The Recorder – Greenfield committee discusses the potential addition of a bike path on Main Street

GREENFIELD — Members of the Sustainable Greenfield Implementation Committee recently met for a discussion of potential design plans for the town centre, including the viability of including bike lanes and how parking would play into such a design.

Jeff Sauser, a member of the Parking and Traffic Commission who also works as a professional city planner, and Director of Public Works Marlo Warner II were both invited to speak to the committee at the meeting, which was held almost at the end of last month.

“As a planner, I work for public sector clients and private sector clients across the country, and parking is always what it all comes down to,” Sauser said. “This is the most important question for approval. Often there is a mismatch between the amounts of parking required and the amount someone actually needs.

He said if the city was rebuilding Main Street, it was important to “get it right” and “maximize value.”

“Unfortunately the place where most people want to park is in the segment of Main Street which is the narrowest, but you can’t have a broken cycle network, so you have to choose – what are we going to solve first?” said Sauser. “I would say having a first-class cycling network is the top priority.”

Warner explained that plans for the Main Street Reconstruction Project through the State Department of Transportation (MassDOT) are “not set in stone” until the next round of funding is appropriate. , in which case there will be public hearings on the next phase of engineering.

He said cycle lanes on a street with corner parking can be dangerous, with vehicles having to turn almost halfway out of the carriageway before getting a view of oncoming traffic. Warner noted that draft plans for the MassDOT project include bike lanes with parallel parking.

George Touloumtzis, a member of the Sustainable Greenfield Implementation Committee, said that when he first reviewed the Greenfield Master Plan, he was struck by the concept of a “transportation ecosystem” which includes bicycle trips.

“I’m comfortable riding my bike on Main Street,” he said. “I’ve done it hundreds of times, but I’m really confident. …I don’t think you’ll get a lot of riders who would be comfortable with that. So you want to make the built environment as safe as possible, because that will increase the percentage of people who cycle there.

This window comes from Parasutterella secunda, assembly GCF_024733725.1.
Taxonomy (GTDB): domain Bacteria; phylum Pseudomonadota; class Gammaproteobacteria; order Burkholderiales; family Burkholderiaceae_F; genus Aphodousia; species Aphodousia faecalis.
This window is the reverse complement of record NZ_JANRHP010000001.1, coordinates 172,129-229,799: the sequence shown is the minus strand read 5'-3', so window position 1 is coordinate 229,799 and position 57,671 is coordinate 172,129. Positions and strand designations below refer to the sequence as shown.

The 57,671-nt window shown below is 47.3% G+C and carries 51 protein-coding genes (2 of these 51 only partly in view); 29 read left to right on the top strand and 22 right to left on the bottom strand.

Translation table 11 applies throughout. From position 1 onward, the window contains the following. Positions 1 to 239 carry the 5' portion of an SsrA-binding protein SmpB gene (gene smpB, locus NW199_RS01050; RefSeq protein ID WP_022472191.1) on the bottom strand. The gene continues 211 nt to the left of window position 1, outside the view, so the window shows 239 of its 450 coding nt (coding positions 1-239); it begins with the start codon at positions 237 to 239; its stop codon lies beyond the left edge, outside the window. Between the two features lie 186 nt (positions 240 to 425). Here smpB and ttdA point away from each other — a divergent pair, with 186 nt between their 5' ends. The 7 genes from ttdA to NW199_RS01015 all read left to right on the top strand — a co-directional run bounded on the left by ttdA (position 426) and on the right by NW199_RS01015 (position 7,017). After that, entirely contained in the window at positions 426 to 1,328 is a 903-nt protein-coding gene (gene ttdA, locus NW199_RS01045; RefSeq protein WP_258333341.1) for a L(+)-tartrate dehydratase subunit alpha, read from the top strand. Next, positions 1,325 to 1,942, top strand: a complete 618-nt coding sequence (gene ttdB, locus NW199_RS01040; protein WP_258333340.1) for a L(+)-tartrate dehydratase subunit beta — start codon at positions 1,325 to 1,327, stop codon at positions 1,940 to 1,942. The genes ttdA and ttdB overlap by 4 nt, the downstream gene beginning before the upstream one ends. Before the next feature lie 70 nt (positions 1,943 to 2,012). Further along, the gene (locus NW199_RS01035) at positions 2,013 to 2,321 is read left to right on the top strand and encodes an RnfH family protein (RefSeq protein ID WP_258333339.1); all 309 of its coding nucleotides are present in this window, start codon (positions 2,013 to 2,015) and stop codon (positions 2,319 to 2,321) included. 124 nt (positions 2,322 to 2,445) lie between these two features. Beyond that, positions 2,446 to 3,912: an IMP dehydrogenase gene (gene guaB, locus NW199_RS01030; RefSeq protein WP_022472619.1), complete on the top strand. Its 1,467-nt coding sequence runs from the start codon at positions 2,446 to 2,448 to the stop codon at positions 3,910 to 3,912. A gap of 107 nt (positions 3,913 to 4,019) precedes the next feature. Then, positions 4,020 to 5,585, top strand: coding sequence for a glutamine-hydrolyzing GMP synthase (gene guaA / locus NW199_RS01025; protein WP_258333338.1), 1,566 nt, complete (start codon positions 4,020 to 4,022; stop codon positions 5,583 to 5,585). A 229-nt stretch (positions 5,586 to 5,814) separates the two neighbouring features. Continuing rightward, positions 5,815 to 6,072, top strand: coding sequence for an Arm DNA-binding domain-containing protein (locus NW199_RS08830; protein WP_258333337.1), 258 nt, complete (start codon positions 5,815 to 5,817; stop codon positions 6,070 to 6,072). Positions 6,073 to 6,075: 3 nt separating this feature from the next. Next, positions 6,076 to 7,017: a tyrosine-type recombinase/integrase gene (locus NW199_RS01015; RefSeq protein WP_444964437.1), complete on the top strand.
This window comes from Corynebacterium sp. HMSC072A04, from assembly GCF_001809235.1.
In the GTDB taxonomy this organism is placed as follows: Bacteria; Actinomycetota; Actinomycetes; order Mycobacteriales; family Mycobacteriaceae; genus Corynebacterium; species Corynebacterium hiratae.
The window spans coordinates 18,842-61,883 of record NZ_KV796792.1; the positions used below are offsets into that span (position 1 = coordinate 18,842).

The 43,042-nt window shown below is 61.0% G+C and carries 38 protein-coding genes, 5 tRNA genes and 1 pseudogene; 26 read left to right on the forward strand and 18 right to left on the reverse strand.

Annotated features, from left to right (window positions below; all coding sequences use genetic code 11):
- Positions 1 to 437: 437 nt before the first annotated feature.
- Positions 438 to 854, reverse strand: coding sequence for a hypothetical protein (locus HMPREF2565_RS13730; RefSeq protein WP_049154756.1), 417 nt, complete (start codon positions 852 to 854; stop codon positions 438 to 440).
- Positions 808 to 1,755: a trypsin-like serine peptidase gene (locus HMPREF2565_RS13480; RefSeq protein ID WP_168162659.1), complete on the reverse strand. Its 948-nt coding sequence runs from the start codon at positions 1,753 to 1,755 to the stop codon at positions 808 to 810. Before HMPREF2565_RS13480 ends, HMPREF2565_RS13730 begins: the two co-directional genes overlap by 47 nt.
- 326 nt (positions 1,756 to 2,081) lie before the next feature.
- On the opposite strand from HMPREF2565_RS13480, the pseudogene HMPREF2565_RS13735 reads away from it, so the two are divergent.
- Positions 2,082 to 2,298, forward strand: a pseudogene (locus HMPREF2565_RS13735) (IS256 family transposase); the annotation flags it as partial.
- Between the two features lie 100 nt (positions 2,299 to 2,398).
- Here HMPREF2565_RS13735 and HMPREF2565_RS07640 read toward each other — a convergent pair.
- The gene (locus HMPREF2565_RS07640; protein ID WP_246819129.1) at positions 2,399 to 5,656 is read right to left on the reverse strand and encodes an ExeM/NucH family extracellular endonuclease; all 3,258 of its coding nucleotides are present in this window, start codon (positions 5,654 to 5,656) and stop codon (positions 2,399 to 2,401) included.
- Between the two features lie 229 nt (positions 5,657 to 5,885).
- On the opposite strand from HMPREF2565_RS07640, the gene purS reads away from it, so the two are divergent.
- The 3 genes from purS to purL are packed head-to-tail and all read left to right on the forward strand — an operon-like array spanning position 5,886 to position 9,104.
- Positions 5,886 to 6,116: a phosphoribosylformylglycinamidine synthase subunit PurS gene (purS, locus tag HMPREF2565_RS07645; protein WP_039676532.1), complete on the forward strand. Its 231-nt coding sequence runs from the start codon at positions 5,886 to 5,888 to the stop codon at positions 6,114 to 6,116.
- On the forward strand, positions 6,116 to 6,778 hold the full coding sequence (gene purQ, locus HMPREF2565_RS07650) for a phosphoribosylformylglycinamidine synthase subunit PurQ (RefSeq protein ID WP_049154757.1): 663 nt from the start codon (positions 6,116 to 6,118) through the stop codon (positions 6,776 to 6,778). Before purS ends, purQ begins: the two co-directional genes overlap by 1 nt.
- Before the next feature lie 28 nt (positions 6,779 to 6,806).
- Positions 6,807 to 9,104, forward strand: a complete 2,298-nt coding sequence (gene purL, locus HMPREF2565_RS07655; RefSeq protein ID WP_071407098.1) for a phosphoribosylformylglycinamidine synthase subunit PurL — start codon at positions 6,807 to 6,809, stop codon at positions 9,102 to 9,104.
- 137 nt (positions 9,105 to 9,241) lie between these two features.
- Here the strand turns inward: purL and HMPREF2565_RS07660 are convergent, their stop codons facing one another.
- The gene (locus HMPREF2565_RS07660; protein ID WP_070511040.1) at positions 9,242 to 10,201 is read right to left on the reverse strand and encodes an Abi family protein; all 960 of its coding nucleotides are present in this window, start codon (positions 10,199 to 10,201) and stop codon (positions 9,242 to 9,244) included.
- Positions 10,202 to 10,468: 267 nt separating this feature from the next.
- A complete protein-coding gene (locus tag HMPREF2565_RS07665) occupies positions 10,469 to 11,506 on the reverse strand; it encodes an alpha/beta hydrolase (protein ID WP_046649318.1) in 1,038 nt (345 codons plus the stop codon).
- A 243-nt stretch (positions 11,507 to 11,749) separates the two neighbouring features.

Sauser shared with committee members the conversation he moderated with business owners at a Greenfield Business Association forum, where parking was a focus. Most people who spoke at the forum were concerned about plans that included fewer parking spaces than there are now.

“I know there are business owners who don’t want to lose a parking spot because they see it as a lifeline to their business, and that’s completely understandable,” Sauser said. “But if you all have corner parking lots, you can’t have bike lanes everywhere because Main Street isn’t wide enough to fit everything you’d want in every block.”

Acknowledging business owners’ concern over the proposed elimination of parking spaces, Sauser told committee members that it’s not just about how many parking spaces an area has, but how which they are used.

“I don’t think you need a bunch of two-hour parking spots in front of an office supply store or a clothing store or a bakery,” he said, suggesting instead the use of 30-minute parking meters. “You would effectively quadruple the capacity on that street, because you would have more car traffic. … It’s a nuanced conversation, but there’s a way to satisfy everyone to some degree.

Director of Community and Economic Development MJ Adams said the city is considering funding opportunities to better understand the city’s parking management.

“We want to see our parking lot on Main Street well used and used appropriately,” she said.

Sauser proposed the possibility of integrating cycle paths between the sidewalk and the parking spaces.

“I think the first goal is to decide what the sacred thing is, what you really want to do,” he said, noting that a parking lot mix is ​​also acceptable. “It doesn’t have to be all parallel or all at an angle.”

Warner said traffic lane codes should factor into any decision, but ultimately he thinks it’s possible to have parking lanes and bike lanes on Main Street.

“We can do it in different ways, with what we have to work with,” he said, noting that whatever decision is made would have to meet MassDOT standards.

He stressed that there is still time to talk and work on the plans as a community.

“Hopefully as things are discussed,” Touloumtzis said, “it could be seen as an opportunity to revitalize downtown, and I know that’s what we’re all working toward. .”

Journalist Mary Byrne can be reached at [email protected] or 413-930-4429. Twitter: @MaryEByrne

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